Write Around The Object

Now that you have the object, physically, mentally – whatever way works best for you – start thinking. Sometimes, I prefer thinking of minor objects in a particular scene I’ve been trying to write because it helps lead me into writing the scene I’ve been blocked on. There are many ways to flex your brain around the existence of objects within a story and how they are playing a role. This allows the object to be written around – it’s there to help break down the mental block.

Do I Leave It In The Story?

It’s easy to edit out anything once it has served you, but a writing exercise can get you writing when you’re struggling. I have based entire short stories on objects, and I have cut entire objects out of stories. The choice is up to the individual author and what they want out of their writing.

Exercise 1 Summary: With an object related to your story, either physical or imaginary, write at least 250 words about that object fitting it into a scene you are trying to write or relating it to your story.

Bonus: Do some arts & crafts to make a physical representation of your object.

TL;DR

  • Objects can be useful for helping your brain overcome writer’s block
  • Think about the role objects play in your story and select an object from your story to focus on.
  • Physical representations of objects in your story are sometimes helpful in overcoming writer’s block – these can be made with arts and crafts.
  • Try to write at least 250 words fitting an object into a story to overcome writer’s block.
  • You never have to leave what you have written from a writing exercise in a story.

I would love to feature your writing on my blog!

Please let me know if this helps you in the ways it has helped me! I would love to read every single short story written using this methods (100% serious). Tell me about your stories and the best ones will be featured in their own posts – please submit using the subject line: Object Oriented Writing. I am planning on getting a group of judges other than myself to read these if people actually participate. This contest will be running through 30 April, 2020.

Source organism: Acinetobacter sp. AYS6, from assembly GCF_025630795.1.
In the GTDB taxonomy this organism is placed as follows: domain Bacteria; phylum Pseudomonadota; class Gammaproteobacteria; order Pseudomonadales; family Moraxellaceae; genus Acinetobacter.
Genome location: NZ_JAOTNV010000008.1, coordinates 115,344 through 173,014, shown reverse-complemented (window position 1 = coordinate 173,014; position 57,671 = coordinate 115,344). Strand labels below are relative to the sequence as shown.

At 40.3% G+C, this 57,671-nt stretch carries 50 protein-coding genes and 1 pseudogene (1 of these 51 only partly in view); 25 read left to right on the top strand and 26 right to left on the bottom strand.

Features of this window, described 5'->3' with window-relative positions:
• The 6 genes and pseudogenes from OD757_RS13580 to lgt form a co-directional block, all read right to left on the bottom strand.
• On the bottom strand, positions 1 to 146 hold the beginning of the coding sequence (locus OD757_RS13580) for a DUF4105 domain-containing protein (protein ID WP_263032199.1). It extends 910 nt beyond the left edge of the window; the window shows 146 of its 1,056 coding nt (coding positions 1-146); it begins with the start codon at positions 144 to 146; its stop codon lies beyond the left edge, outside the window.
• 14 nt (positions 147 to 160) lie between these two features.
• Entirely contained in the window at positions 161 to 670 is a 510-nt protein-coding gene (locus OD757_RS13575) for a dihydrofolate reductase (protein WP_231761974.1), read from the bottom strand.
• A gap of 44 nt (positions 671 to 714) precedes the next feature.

Rules:

  • Word Count: 250 – 2000 words
  • grammar or spelling mistakes do not interrupt reading experience
  • Must be capable of being rated PG
  • Has the entire story written following the exercise above (Beginning, Middle, End, etc)
  • Please be sure to include your name or pen name, contact e-mail, and other identifying information in the body of the email.
  • Please submit your short story in a .pdf (an attachment that can be read by Google Docs) with a unique 5 digit number you pick at the top (do not include this in the e-mail). I will use these 5 digit numbers to announce winners on Twitter.
  • (Optional) include a picture of your object
  • The story cannot have been previously published elsewhere as it needs to be a new composition using the above method.
  • Author retains all rights beyond the printing of the story in a blog post on LoPotterWrites.com with any other promotional material the author provides for their writing. The author can request that the story be removed at any time should they wish by contacting me.
  • If the above rules are not followed your story will sadly be disqualified.
  • You will be notified if your story is chosen (or not) by 31 May 2020 (assuming there are not thousands of submissions).

Prize: TBD

Right now there is no prize besides having your short story on my blog. I am working on figuring out ways to improve this and how many prizes I can offer.

Thank you for reading – without you, this would be a shout into the ether.